How many plastic spoons, knives, and forks do you think we throw away daily? [Stefan] noted that the compostable type is made from PLA, so why shouldn’t you be able to recycle it into 3D printing stock? How did it work? Check it out in the video below.
[Stefan] already has a nice setup for extruding filament. However, unsurprisingly, it won’t accept spoons and forks directly. A blender didn’t help, so he used an industrial plastic shredder. It reduced the utensils to what looked like coarse dust, which he then dried out. After running it through the extruder, the resulting filament was thin and brittle. [Stefan] speculates the plastic was set up for injection molding, but it at least showed the concept had merit.
In a second attempt, he cut the ground-up utensils with fresh PLA in equal measures. That is, 50% of the mix was recycled, and half was not. That made much more usable filament. So did a different brand of compostable plasticware.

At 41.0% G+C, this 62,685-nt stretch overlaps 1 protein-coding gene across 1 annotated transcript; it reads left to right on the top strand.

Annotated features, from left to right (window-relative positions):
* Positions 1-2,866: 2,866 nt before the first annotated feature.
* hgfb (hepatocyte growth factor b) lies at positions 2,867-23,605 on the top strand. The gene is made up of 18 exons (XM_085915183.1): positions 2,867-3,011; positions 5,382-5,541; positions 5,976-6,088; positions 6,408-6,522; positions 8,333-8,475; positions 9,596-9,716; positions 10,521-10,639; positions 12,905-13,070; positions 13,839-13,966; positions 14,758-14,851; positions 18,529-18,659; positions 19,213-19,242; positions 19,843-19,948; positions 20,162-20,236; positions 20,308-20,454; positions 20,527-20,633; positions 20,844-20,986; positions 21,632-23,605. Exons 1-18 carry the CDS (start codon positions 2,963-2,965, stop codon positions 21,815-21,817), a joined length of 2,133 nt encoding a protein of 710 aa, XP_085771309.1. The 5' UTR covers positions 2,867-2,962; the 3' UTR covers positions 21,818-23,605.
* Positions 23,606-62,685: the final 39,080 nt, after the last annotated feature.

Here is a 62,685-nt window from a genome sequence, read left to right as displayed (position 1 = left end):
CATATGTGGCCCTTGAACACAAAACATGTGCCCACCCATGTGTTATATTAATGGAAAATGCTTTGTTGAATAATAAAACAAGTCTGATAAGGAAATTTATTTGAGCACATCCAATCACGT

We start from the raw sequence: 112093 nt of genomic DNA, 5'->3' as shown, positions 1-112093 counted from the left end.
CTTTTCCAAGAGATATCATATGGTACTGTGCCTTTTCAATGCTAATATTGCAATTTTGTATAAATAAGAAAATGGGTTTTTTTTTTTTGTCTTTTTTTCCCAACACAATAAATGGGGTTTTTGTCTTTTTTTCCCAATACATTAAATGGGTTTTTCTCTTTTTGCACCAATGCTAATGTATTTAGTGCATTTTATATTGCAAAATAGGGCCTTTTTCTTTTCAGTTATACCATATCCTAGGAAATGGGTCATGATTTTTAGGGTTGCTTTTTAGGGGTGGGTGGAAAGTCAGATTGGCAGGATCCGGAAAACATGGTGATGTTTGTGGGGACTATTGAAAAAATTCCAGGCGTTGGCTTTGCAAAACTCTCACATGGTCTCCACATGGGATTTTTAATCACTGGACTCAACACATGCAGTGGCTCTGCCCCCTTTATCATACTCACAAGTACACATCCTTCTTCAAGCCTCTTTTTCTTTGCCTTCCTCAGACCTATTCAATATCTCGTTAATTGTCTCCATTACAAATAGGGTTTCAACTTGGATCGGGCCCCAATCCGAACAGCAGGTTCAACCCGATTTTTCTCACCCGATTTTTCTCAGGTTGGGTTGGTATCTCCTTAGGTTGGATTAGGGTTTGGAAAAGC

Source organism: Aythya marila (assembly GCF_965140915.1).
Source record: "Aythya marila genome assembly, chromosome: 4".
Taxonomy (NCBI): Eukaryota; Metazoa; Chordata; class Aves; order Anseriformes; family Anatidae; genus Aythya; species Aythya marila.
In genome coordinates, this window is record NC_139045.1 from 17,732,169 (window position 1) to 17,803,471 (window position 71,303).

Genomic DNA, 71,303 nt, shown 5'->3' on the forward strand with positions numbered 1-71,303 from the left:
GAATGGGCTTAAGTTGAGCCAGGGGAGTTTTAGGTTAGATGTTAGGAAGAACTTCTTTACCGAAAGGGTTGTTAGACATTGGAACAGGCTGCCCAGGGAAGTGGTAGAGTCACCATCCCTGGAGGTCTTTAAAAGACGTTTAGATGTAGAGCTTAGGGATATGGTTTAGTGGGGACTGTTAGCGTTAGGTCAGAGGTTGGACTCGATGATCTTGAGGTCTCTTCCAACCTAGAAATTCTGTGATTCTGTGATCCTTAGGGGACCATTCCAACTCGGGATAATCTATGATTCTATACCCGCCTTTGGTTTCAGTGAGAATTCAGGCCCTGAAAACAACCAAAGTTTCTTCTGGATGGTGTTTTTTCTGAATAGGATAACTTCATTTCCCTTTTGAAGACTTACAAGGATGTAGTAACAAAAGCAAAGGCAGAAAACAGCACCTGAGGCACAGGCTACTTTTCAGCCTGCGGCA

The real test was to take dirty plasticware. This time, he soaked utensils in tomato sauce overnight. He cleaned, dried, and shredded the plastic. This time, he used 20% new PLA and some pigment, as well. We aren’t sure this is worth the effort simply on economics, but if you are committed to recycling, this might be worth your while.
QR codes are a handy way to embed information, but they aren’t exactly pretty. New work from MIT’s Computer Science and Artificial Intelligence Laboratory (CSAIL) have a new way to produce high contrast QR codes that are invisible. [PDF]